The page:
If interested, please send me a copy of your resume, and any questions you have about the company.
- —Guest WorkIsWork
chemistry is leaving the states
- I graduated with a BS in chemistry with a 3.89 gpa in 2010. I struggled to find a job. Everyone said I didn't have enough experience. I only had one interview and I got lucky they offered it to me as I was leaving the interview. I made 51K last year.
My company just bought a lab overseas in India. They are opening a lab that does the exact samething that we do but the cost will be a 1/3 of ours. I applied to a MBA program in the fall. Even though I love science and chemistry I just don't think there is a future in the USA for it.
- —Guest wvchemist
Its not a place for a career
- I am a recent graduate with an undergraduate degree in chemistry. Unlike most i was fortunate that during my summers I worked in a commercial analytical laboratory. It was miserable, no one seemed to enjoy themselves and many were looking for other avenues of employment. I personally struggled with it myself. It had approximately 20 employees 10 of whom I'm still great friends with of those ten five remained and five returned to school for something unrelated or medical professions. I myself saw the job prospects early and bawked, after discussing with my family I decided to go back and do my MBA I start in about a month and a half and my job prospects look infinitesimally larger, I've already had a family friend offer me a well paid position upon graduation. To all those suggesting its easy to find a job it's not. Chemistry Is merely a stepping stone and Id never advocate doing a Chemistry degree and stopping there many of my friends who are also graduating are following my route.
- —Guest Donewithchem
Still can't find a job
- I am a fairly recent graduate (2010) with a BSc in Chemistry. I cannot get a job in Chemistry to save my life, despite having been trying continually for the last two years. I do have a job as a Radiological Controls Technician at a Naval shipyard, which pays decently and is a stable job, but I would much rather be working as a chemist. I love science and don't care about money, and chemistry is a great field. It breaks my heart to read all these posts from people working as lab techs whining about low pay and poor job security- I would do anything to be in their shoes! Anyways, I guess what I am trying to say advice-wise is this: don't go into chemistry if you're out to make money, because there isn't any to be made.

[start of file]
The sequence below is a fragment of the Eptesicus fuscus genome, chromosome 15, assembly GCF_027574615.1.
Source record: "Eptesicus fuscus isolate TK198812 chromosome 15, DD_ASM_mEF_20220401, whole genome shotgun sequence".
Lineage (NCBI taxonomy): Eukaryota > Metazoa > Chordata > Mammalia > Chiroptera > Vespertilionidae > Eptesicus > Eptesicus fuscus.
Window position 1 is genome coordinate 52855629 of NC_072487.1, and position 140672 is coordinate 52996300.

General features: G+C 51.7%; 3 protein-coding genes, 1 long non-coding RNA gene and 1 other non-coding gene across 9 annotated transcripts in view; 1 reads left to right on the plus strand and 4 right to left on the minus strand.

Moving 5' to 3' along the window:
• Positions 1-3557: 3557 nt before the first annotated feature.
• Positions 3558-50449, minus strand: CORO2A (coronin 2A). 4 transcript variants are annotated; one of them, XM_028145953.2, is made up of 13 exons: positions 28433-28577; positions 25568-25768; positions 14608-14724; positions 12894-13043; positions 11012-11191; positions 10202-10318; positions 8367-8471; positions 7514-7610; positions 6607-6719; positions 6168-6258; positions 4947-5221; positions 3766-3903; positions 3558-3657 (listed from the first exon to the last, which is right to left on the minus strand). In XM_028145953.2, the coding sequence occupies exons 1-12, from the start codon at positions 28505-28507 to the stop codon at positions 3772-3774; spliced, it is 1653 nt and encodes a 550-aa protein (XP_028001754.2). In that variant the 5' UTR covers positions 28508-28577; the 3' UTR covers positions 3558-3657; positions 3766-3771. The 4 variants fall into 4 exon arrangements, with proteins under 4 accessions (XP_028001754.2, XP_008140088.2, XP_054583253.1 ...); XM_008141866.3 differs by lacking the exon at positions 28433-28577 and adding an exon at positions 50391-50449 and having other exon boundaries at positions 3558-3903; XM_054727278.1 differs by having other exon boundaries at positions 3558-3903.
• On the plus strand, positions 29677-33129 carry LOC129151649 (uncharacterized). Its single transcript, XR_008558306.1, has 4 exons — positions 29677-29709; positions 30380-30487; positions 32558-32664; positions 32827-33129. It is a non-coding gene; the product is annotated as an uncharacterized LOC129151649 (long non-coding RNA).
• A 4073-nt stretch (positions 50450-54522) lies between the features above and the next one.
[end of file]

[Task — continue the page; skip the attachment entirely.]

- —Guest Aspiring Chemist
- why all the negativity from what i understand its a hard job with a good salary
- —Guest no name
- if chemistry don't work out for you dont come here to complain. just be smart and keep trying dont give up and if you do... but chemistry is not dead try working for another company.
- —Guest Stop complaining
Working as a Research Chemist
- I finished a PhD recently, and am now in a post-doctoral position. Furthermore, I am in Australia, and I notice that in this place we tend to get paid substantially more as Postdocs than in many other countries, such as the US.
I have thoroughly enjoyed the whole research process, and the process of putting together journal articles for publication. I can understand that for those in industrial settings, the job market can be particularly volatile. The situation in academia is of course not much better if you are not able to come up with novel research and dedicate the time necessary to put out high-impact articles. However, personally, I enjoy the intellectual stimulation and I will try to do as much as I can for as long as I can.
- —Guest OxathiazoleChemist
- BS BIOCHEMISTRY 1968, NO JOB OFFERS SO WENT TO GRAD SCHOOL, THEN NO JOB SO WENT TO MED SCHOOL...MANY PHYSICIANS WERE CHEMISTS, OR BIOCHEMISTS , NO JOBS SO MEDICINE IS A GOOD ENDPOINT FOR A CHEMIST....TRY TO ALSO GET PRE MED COURSES DONE AS PREREQUIRED..MY DAD WAS ALSO A CHEMIST BS BERKLEY, ENDED UP WORKING FOR THE STATE OF CALIFORNIA IN WATER POLLUTION REGULATION... SO CHEMISTRY IS JUST THE FIRST STEP, YOUR FINAL CAREER IS SOMEWHAT DIFFERENT, BUT THE CHEMISTRY BACKGROUND PERMITS YOUR ABILITY TO ENTER ANOTHER FIELD. BEST OF LUCK, ROBIN TRUMBULL,MD
- —Guest DRTRUMBULL